Aspect ratio is the relationship between the width and height of a television image. All of the early TV systems shared the same aspect ratio of 4:3 which was chosen to match the format used in cinema films at the time.
In the 1950s, movie studios moved towards widescreen aspect ratios in an effort to distance their product from television. Although this was initially just a gimmick widescreen is still the format of choice today and square aspect ratio movies are rare. Some people argued that widescreen is actually a disadvantage when showing objects that are tall instead of panoramic, others would say that natural vision is more panoramic than tall, and therefore widescreen is easier on the eye.
Aspect ratios compared
Here is a comparison between the 4:3 standard fullscreen format and the 2.35:1 anamorphic widescreen video format taken from the movie "Star Trek: Insurrection". As you can clearly see, much of the image is lost for the fullscreen version, and there is nothing that can be done to prevent the loss of image on standard television, which is one of the reasons that you can find the "This film has been modified from its original version, it has been formatted to fit this screen." message at the beginning of films for TV.
|Fullscreen (1.33:1)||Anamorphic Widescreen (2.35:1)|
Pan and scan is a method of adjusting widescreen film images so that they can be shown within the proportions of an ordinary TV screen, by cropping off the sides of the original widescreen image. This is considered destructive to the directors original vision and intentions, because it can remove up to 45% (on 2.35:1 films) of the original image, and hinder the viewer's understanding of what's happening. This is the method for showing the fullscreen image on the left, and as you can see, about 45% of the picture is cropped out.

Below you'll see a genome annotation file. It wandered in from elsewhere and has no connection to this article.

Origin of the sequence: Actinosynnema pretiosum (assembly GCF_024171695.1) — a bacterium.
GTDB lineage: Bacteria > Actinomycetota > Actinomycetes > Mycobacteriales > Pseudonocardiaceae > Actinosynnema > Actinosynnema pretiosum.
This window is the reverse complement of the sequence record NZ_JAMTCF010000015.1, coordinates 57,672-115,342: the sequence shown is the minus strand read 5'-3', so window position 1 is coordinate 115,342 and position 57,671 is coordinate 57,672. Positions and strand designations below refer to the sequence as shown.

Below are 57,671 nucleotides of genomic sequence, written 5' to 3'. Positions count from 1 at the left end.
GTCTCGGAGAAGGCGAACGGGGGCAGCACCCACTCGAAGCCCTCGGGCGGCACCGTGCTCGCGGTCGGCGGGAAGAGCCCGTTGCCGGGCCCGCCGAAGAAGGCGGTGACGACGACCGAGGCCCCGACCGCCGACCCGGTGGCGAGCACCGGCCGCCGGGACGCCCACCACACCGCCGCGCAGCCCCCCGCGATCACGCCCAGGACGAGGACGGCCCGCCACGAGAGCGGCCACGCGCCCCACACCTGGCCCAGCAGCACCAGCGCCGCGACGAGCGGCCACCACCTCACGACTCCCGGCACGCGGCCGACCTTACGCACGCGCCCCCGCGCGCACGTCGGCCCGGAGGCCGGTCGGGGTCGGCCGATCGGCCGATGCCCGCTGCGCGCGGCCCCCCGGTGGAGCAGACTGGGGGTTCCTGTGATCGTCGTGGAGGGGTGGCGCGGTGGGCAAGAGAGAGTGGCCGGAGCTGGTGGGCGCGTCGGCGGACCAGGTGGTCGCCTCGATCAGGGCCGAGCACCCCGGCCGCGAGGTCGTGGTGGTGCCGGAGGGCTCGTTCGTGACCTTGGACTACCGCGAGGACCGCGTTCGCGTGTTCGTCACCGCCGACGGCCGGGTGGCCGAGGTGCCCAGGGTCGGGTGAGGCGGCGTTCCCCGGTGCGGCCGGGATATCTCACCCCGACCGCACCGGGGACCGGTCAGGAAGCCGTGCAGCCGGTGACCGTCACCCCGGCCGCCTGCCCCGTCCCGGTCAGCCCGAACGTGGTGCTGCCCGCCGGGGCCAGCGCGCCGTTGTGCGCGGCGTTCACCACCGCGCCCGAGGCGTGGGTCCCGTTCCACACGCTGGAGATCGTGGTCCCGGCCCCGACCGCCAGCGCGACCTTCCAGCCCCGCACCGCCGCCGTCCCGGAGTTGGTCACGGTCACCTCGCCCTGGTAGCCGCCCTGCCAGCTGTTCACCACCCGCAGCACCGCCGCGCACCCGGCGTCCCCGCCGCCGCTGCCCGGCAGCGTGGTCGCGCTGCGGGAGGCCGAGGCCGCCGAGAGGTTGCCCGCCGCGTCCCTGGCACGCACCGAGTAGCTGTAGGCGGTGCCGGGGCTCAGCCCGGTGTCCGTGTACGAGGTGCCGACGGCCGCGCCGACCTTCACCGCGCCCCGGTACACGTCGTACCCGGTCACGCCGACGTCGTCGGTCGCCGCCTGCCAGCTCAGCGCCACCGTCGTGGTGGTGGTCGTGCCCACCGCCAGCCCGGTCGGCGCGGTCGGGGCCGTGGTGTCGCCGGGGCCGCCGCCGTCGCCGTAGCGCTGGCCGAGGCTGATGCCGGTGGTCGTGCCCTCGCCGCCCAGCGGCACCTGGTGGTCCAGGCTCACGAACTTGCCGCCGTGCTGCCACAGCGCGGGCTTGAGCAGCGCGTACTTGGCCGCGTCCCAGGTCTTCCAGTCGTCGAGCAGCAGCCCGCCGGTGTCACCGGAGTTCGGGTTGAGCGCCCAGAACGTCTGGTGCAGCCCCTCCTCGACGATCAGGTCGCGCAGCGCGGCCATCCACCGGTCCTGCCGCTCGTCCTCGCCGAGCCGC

Here are examples for the two most commonly used aspect ratios. For fullscreen there is 4:3, that is three parts down by four parts across. But to say a picture is always four by three parts makes it hard to make exact measurements. Instead an alternative system is used; we measure the height and the width. For example, in the image below we have a ratio of 1.33:1 (or 1.33 to 1). The 1 can be anything. Imagine, for example, the blue rectangle below was 1 meter high. The width would then be 1.33 meters across, or, if you like: 1 meter and 1 meter 33 centimeters wide.
There are a myriad of possible ratios for widescreen. But probably the most used of them for DVD's will be 1:85:1, 1.66:1 (often used for Disney animation), 1.78:1, and especially CinemaScope at 2.35:1. CinemaScope is also sometimes called Panavision or just WideScreen.